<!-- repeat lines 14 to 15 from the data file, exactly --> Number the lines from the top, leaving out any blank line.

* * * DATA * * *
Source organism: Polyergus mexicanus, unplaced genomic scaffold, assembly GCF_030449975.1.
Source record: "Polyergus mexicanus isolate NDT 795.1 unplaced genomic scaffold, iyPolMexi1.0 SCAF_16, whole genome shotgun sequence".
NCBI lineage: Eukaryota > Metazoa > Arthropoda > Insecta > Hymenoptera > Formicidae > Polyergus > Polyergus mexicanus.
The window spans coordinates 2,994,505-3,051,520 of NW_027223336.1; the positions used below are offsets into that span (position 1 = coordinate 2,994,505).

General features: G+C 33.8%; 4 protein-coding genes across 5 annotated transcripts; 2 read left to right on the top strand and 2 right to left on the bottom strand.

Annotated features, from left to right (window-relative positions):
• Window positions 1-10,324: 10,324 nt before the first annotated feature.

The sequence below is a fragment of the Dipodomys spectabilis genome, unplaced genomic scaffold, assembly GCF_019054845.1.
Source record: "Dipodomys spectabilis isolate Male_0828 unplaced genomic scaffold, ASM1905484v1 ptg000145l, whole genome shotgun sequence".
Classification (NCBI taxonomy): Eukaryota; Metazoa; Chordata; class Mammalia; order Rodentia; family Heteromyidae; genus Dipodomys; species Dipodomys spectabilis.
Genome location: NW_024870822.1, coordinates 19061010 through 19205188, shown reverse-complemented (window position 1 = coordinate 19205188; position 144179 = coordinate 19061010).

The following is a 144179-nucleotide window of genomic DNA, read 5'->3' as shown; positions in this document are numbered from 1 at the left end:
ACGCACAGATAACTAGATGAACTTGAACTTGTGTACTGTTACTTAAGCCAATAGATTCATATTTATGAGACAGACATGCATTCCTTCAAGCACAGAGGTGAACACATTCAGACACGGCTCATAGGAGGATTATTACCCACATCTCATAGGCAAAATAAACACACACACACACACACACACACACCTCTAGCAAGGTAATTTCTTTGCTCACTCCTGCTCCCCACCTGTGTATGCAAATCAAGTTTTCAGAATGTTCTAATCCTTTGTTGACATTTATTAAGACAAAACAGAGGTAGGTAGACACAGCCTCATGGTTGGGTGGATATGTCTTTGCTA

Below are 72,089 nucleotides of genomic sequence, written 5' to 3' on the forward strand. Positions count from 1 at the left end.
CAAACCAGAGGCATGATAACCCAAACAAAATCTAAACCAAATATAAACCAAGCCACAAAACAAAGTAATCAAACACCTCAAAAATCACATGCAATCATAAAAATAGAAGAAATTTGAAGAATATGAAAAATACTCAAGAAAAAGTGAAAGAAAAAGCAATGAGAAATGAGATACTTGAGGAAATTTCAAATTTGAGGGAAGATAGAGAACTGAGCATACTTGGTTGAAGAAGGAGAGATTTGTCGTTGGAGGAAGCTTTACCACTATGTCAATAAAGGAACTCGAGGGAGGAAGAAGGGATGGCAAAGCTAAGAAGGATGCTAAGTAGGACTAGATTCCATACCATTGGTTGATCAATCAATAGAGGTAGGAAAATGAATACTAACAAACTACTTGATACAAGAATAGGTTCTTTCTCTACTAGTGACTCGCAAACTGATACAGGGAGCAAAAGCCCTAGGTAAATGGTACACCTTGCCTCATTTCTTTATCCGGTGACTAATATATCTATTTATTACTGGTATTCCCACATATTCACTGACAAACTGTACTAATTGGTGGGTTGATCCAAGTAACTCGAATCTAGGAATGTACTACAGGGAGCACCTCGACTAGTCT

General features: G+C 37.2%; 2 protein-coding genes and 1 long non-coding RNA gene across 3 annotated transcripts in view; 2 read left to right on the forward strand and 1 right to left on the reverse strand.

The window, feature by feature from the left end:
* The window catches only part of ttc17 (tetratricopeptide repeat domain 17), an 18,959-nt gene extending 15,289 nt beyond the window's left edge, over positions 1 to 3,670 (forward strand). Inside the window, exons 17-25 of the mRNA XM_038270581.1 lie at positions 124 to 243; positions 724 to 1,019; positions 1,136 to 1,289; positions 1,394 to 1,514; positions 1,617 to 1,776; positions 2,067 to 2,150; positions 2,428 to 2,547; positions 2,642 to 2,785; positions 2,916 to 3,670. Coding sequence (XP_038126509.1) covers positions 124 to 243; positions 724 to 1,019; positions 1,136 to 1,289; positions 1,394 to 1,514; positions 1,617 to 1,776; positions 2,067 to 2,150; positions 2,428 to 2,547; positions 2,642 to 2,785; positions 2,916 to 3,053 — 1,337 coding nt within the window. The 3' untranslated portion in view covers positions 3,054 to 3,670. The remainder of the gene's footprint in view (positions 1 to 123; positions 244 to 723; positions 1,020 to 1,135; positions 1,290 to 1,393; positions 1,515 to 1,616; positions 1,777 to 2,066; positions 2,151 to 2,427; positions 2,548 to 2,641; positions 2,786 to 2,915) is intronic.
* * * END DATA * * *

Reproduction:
Below are 72,089 nucleotides of genomic sequence, written 5' to 3' on the forward strand. Positions count from 1 at the left end.
CAAACCAGAGGCATGATAACCCAAACAAAATCTAAACCAAATATAAACCAAGCCACAAAACAAAGTAATCAAACACCTCAAAAATCACATGCAATCATAAAAATAGAAGAAATTTGAAGAATATGAAAAATACTCAAGAAAAAGTGAAAGAAAAAGCAATGAGAAATGAGATACTTGAGGAAATTTCAAATTTGAGGGAAGATAGAGAACTGAGCATACTTGGTTGAAGAAGGAGAGATTTGTCGTTGGAGGAAGCTTTACCACTATGTCAATAAAGGAACTCGAGGGAGGAAGAAGGGATGGCAAAGCTAAGAAGGATGCTAAGTAGGACTAGATTCCATACCATTGGTTGATCAATCAATAGAGGTAGGAAAATGAATACTAACAAACTACTTGATACAAGAATAGGTTCTTTCTCTACTAGTGACTCGCAAACTGATACAGGGAGCAAAAGCCCTAGGTAAATGGTACACCTTGCCTCATTTCTTTATCCGGTGACTAATATATCTATTTATTACTGGTATTCCCACATATTCACTGACAAACTGTACTAATTGGTGGGTTGATCCAAGTAACTCGAATCTAGGAATGTACTACAGGGAGCACCTCGACTAGTCT